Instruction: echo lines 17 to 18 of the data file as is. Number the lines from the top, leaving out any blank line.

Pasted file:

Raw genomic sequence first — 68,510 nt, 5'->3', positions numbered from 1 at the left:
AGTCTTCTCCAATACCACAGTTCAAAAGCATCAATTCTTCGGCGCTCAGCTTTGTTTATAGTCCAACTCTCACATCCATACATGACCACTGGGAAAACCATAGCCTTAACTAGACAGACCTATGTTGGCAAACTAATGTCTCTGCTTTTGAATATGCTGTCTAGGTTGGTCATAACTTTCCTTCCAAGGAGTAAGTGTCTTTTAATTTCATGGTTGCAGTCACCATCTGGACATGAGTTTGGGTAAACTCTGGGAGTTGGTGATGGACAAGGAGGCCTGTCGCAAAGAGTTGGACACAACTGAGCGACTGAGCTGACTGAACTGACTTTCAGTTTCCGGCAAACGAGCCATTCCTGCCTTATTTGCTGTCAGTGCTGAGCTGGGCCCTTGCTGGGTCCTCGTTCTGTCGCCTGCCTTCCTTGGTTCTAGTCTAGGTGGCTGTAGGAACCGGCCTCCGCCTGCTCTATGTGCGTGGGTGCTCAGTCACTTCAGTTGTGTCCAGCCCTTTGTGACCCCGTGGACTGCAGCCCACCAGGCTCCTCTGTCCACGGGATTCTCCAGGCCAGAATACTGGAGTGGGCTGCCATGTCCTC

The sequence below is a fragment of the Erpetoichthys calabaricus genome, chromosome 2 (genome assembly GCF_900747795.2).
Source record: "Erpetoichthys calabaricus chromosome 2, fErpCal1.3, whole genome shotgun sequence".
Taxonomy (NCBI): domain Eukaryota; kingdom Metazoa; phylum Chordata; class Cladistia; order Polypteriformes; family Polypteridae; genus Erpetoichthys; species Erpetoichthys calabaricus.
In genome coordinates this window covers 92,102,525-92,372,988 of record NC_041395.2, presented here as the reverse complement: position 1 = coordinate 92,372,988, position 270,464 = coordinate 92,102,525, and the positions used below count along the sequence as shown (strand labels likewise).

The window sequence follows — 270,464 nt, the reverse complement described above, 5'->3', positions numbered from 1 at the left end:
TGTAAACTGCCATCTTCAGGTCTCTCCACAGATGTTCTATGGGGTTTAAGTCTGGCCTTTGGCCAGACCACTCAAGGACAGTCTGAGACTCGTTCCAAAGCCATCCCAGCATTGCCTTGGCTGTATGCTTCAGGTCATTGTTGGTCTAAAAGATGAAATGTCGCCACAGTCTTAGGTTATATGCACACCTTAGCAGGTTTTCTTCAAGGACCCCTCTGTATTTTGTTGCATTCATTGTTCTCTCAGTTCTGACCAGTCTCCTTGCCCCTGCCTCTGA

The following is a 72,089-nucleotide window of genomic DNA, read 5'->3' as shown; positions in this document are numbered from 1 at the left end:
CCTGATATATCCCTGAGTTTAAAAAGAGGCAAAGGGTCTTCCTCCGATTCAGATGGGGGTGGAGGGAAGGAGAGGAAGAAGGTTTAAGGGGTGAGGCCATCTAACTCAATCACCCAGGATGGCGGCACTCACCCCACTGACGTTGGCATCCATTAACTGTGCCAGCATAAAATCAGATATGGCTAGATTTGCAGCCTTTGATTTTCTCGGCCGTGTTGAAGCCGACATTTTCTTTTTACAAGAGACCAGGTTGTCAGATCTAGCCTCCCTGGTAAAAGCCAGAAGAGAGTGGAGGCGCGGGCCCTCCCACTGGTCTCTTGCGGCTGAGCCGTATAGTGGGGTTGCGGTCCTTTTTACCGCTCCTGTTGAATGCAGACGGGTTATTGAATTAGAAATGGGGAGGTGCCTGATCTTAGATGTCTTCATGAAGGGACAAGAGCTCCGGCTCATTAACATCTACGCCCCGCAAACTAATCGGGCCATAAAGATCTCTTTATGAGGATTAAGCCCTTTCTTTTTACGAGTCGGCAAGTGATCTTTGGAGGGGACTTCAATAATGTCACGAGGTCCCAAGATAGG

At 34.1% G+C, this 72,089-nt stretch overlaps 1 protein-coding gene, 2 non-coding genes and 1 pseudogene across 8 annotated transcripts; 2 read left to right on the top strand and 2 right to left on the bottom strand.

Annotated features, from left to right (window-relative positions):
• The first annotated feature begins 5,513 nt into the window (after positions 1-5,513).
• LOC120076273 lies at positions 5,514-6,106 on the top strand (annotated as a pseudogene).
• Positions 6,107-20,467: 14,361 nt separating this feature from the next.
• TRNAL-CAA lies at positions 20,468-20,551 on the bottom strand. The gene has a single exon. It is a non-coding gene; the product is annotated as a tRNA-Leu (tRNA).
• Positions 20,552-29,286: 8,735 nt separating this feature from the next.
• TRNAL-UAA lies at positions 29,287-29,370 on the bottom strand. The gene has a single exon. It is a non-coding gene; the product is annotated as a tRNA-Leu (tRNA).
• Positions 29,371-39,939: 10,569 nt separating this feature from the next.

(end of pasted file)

• Positions 20,552-29,286: 8,735 nt separating this feature from the next.
• TRNAL-UAA lies at positions 29,287-29,370 on the bottom strand. The gene has a single exon. It is a non-coding gene; the product is annotated as a tRNA-Leu (tRNA).